At today’s Structure Data event in San Francisco, Microsoft Research head Peter Lee told the story of a public speaking nightmare that highlights just how difficult it is to build machines that can completely understand human language.
Some time in 2015, Lee says he was giving a keynote presentation on the power of technology and the potential of artificial intelligence at a conference in San Francisco.
To drive his point home, Lee was having his presentation translated into Mandarin over the stage speakers in real-time via Skype Translate.
Skype Translate, a project born out of Microsoft Research’s speech laboratories, was rushed through development by CEO Satya Nadella to show off how Microsoft’s bleeding-edge science can be used in real products.
Part of Lee’s speech involved a personal story of growing up in a “snowy town” in upper Michigan. He noticed that most of the crowd was enraptured — except for a few native Chinese speakers in the crowd who couldn’t stop giggling.
After the presentation, Lee says he asked one of those Chinese speakers the reason for the laughter. It turns out that “snowy town” translates into “Snow White’s Town.”
Which seems innocent enough, except that it turns out that “Snow White’s town” is actually Chinese slang for “a town where a prostitute lives,” Lee says.
Lee says it wasn’t caught in the profanity filters because there weren’t actually any bad words in the phrase. But it’s the kind of regional flavour where a direct translation of the words can’t bring across the meaning.
In fact, Lee says that this kind of nuance is something that’s really difficult for the Skype Translate team. Another good example is the “umms” and “ahhs” that you may include in your speech — Skype Translate is totally capable of wiping them out in translations, but what if those pauses and stops are part of how you’re conveying meaning?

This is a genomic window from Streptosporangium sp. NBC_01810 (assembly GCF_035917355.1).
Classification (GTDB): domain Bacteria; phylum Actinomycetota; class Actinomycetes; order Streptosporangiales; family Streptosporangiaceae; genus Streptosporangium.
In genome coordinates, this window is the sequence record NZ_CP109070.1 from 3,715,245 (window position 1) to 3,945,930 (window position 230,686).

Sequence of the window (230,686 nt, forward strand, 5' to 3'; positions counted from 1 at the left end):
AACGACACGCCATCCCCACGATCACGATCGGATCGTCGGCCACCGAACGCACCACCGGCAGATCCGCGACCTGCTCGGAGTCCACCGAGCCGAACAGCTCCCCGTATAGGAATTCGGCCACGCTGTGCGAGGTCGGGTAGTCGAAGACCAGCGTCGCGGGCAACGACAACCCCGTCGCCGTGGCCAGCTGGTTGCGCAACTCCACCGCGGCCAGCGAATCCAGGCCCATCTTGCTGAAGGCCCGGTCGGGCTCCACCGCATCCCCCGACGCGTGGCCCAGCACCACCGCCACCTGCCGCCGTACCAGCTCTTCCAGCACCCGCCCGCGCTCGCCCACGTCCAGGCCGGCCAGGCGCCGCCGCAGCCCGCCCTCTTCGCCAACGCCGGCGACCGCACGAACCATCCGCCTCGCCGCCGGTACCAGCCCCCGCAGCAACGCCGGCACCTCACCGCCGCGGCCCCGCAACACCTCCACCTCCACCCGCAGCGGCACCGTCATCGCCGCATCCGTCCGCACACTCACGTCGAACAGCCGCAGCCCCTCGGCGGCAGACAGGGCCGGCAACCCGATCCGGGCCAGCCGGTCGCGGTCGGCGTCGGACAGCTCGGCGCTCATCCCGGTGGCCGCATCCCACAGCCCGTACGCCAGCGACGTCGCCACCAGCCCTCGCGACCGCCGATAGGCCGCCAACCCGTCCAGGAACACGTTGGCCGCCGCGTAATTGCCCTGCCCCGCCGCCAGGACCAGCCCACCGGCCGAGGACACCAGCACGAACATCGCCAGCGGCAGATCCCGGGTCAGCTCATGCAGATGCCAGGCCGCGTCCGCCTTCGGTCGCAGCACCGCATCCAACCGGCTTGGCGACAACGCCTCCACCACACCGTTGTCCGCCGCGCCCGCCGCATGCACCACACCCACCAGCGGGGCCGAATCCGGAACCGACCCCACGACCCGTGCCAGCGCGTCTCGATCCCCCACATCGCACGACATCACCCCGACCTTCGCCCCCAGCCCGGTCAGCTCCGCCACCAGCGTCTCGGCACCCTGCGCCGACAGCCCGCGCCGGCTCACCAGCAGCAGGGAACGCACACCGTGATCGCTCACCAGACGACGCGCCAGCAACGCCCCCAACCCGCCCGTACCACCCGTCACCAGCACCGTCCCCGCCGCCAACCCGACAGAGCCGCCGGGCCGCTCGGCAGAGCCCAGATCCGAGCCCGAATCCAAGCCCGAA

“Maybe those ‘ums’ and ‘uhs’ are part of your charm,” Lee says.
Still, there’s cause for optimism that this problem will be solved. In the next four to five years, computers will be as good as humans” at understanding the words that come out of your mouth,” Microsoft Research chief scientist Xuedong Huang told Business Insider in late 2015.
Other tidbits from Lee’s talk: Microsoft Research is placing the bulk of its efforts behind “quantum computing,” a field understood by scientists to be possible of creating computers that are hundreds more times powerful than we have today.
In fact, Lee says that quantum computing right now is like speech recognition was for most of the 1990s: Lots of good work being done, but waiting for the next big breakthrough before it’s ready for prime time.
“The way I tried to explain it to [Microsoft CEO] Satya Nadella, we worked on [speech recognition] for almost a decade with no practical discernible improvement, and then we hit this tipping point,” Lee says.
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